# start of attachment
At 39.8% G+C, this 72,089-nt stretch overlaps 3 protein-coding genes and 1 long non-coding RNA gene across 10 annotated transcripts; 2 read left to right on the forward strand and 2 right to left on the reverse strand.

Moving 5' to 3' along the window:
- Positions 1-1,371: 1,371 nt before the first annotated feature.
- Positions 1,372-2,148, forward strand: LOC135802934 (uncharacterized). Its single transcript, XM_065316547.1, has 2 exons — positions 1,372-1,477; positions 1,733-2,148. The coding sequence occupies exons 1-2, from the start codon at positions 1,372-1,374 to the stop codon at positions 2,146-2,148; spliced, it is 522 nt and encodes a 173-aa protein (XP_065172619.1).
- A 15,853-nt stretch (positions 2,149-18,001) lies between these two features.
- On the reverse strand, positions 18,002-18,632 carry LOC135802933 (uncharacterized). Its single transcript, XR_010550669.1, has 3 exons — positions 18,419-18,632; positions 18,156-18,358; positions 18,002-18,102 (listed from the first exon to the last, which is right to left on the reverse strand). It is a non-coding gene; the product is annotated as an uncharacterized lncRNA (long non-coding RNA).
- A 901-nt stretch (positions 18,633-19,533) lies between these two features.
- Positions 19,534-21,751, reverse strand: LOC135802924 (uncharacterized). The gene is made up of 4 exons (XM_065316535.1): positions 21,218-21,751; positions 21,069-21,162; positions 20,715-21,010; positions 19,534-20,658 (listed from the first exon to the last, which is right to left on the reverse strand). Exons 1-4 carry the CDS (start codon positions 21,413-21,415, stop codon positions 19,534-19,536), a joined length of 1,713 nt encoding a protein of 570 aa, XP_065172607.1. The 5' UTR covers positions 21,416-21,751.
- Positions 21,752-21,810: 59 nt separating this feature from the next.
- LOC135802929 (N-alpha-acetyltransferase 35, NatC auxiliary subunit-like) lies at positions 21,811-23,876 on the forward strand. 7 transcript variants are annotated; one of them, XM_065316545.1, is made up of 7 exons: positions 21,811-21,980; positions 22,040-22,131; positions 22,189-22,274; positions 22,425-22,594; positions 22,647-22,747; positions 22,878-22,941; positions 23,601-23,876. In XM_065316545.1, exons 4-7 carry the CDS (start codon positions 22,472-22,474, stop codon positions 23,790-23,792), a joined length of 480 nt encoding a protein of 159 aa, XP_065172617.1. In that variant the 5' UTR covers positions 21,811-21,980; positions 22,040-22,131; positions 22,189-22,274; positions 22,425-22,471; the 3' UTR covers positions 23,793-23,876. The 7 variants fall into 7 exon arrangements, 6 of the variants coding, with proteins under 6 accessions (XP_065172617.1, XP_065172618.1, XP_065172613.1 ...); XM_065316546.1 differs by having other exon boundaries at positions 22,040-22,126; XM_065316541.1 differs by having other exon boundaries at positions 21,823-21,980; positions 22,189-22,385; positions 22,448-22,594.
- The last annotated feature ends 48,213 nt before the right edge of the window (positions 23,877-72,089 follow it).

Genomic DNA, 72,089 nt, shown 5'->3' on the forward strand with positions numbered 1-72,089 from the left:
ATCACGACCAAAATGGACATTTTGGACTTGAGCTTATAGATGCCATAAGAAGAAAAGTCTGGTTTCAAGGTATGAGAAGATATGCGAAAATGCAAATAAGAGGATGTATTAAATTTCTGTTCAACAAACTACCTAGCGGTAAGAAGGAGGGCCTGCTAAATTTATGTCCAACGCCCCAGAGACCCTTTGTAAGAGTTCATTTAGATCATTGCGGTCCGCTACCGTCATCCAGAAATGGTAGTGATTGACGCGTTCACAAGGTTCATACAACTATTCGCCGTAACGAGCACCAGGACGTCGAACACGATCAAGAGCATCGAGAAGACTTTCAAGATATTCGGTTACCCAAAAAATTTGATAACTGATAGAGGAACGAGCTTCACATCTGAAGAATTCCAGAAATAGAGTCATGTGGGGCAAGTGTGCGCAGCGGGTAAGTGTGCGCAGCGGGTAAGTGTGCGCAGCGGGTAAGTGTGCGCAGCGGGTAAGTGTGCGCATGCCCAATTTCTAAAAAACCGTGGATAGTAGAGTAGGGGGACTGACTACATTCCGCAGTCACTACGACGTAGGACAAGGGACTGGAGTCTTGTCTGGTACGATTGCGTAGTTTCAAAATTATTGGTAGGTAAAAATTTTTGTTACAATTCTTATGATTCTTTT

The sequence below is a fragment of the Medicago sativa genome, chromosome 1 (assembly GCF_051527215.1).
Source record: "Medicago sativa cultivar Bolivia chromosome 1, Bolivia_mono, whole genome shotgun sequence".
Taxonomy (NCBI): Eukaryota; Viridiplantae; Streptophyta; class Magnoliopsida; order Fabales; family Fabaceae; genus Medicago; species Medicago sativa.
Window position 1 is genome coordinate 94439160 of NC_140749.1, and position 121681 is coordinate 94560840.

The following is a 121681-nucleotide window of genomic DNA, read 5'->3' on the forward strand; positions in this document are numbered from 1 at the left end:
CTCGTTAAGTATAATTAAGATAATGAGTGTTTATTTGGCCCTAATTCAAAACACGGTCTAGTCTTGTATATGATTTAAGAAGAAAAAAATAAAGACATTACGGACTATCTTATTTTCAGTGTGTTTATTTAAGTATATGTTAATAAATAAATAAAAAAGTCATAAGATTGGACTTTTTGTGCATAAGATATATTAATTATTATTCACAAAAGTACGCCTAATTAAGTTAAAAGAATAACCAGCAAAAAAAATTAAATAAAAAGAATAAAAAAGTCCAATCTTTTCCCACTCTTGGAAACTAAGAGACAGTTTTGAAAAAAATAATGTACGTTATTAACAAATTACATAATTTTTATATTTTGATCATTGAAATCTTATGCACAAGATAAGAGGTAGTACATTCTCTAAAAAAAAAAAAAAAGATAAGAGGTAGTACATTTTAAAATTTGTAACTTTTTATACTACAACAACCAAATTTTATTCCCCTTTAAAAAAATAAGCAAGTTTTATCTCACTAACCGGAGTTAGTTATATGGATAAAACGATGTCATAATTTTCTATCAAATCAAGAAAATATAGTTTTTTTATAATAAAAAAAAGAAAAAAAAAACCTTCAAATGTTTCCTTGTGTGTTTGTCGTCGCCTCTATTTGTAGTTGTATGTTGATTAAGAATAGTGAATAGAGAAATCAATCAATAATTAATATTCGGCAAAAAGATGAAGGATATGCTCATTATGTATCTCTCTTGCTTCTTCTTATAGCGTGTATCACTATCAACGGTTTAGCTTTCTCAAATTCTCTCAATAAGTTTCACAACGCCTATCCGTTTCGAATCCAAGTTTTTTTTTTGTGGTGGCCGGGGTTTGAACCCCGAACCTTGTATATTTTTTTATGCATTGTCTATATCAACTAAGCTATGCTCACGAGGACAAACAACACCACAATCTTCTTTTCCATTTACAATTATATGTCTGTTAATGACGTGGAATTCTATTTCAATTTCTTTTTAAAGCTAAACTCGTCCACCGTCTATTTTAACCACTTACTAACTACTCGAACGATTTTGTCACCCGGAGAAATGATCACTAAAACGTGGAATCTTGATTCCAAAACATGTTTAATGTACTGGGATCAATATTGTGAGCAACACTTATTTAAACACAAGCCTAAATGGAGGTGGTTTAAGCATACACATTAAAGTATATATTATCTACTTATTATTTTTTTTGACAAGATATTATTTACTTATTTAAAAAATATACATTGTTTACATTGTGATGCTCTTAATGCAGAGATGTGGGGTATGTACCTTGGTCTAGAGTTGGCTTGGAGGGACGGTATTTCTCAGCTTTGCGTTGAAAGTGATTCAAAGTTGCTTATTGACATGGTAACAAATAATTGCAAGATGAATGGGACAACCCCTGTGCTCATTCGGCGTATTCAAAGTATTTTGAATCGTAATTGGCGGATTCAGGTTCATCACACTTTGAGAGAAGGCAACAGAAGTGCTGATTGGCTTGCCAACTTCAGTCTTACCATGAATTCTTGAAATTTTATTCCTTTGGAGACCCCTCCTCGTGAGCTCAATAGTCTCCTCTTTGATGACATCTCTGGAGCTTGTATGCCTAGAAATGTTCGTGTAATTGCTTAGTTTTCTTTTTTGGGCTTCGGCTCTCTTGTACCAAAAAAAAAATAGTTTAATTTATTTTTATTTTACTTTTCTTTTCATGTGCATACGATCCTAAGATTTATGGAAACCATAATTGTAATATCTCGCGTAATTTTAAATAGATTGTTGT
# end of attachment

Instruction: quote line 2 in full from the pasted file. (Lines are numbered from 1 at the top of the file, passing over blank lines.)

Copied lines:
Moving 5' to 3' along the window: